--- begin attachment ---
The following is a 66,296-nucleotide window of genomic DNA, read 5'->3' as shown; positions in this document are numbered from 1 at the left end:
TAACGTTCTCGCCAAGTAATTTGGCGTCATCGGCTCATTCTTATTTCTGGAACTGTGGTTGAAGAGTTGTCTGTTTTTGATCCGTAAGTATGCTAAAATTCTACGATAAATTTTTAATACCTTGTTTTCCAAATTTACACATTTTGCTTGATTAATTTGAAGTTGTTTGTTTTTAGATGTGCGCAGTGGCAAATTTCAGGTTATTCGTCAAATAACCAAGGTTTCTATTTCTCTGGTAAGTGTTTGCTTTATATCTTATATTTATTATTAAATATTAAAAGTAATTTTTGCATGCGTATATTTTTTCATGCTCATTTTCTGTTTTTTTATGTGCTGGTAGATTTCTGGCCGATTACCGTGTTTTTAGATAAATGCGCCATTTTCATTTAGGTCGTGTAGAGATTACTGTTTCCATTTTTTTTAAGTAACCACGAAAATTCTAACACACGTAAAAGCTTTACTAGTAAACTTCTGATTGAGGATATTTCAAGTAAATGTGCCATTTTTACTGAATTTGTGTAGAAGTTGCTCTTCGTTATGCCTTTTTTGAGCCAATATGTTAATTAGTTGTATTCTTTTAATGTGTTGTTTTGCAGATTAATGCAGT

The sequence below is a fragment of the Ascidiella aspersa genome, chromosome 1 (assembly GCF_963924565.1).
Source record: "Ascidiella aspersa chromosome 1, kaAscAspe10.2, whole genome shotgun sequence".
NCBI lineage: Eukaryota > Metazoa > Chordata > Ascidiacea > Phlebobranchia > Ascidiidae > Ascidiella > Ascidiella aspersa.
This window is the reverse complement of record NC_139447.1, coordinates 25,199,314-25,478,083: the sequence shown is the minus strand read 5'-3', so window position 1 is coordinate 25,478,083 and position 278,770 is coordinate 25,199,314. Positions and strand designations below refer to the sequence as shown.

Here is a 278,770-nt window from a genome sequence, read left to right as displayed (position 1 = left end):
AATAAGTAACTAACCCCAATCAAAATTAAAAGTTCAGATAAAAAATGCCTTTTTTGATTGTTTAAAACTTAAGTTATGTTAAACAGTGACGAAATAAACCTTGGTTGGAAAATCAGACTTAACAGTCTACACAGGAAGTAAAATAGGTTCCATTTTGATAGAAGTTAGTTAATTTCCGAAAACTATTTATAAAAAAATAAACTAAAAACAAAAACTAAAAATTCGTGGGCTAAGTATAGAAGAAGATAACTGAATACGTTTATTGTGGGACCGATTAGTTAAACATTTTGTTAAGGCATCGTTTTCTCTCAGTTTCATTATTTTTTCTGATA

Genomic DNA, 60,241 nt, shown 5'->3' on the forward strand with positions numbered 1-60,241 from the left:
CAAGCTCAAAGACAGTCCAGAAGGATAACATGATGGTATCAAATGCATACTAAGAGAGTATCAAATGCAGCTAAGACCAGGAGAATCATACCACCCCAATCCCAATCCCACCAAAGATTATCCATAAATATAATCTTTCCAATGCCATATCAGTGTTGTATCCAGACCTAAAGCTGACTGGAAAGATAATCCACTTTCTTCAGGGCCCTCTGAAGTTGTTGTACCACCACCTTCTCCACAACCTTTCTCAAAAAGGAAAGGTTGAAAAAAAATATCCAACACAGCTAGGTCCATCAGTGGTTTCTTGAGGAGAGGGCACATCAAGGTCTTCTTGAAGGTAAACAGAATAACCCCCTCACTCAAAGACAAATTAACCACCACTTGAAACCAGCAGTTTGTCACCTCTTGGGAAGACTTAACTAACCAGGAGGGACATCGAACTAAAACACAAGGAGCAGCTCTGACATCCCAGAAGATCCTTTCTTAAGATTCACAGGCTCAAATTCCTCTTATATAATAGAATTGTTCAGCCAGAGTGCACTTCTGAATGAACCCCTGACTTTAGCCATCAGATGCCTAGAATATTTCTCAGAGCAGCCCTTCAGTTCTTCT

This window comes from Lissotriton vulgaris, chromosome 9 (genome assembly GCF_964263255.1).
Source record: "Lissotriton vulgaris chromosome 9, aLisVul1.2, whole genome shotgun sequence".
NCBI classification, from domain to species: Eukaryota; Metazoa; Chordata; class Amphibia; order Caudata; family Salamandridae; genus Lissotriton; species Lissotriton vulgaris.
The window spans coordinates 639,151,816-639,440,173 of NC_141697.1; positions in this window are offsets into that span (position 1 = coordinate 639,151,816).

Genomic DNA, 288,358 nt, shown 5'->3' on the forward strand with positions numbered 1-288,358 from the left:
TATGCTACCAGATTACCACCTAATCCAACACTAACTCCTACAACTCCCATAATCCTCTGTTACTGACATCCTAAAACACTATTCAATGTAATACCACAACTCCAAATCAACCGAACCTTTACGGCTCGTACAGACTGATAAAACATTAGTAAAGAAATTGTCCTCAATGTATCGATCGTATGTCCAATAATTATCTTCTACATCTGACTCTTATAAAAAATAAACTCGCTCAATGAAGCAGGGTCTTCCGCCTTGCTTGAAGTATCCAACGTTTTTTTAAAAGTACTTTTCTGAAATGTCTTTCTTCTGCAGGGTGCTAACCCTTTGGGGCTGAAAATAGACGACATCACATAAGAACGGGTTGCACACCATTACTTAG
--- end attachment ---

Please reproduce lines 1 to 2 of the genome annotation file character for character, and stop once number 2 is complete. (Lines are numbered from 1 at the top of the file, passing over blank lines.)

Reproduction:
The following is a 66,296-nucleotide window of genomic DNA, read 5'->3' as shown; positions in this document are numbered from 1 at the left end:
TAACGTTCTCGCCAAGTAATTTGGCGTCATCGGCTCATTCTTATTTCTGGAACTGTGGTTGAAGAGTTGTCTGTTTTTGATCCGTAAGTATGCTAAAATTCTACGATAAATTTTTAATACCTTGTTTTCCAAATTTACACATTTTGCTTGATTAATTTGAAGTTGTTTGTTTTTAGATGTGCGCAGTGGCAAATTTCAGGTTATTCGTCAAATAACCAAGGTTTCTATTTCTCTGGTAAGTGTTTGCTTTATATCTTATATTTATTATTAAATATTAAAAGTAATTTTTGCATGCGTATATTTTTTCATGCTCATTTTCTGTTTTTTTATGTGCTGGTAGATTTCTGGCCGATTACCGTGTTTTTAGATAAATGCGCCATTTTCATTTAGGTCGTGTAGAGATTACTGTTTCCATTTTTTTTAAGTAACCACGAAAATTCTAACACACGTAAAAGCTTTACTAGTAAACTTCTGATTGAGGATATTTCAAGTAAATGTGCCATTTTTACTGAATTTGTGTAGAAGTTGCTCTTCGTTATGCCTTTTTTGAGCCAATATGTTAATTAGTTGTATTCTTTTAATGTGTTGTTTTGCAGATTAATGCAGT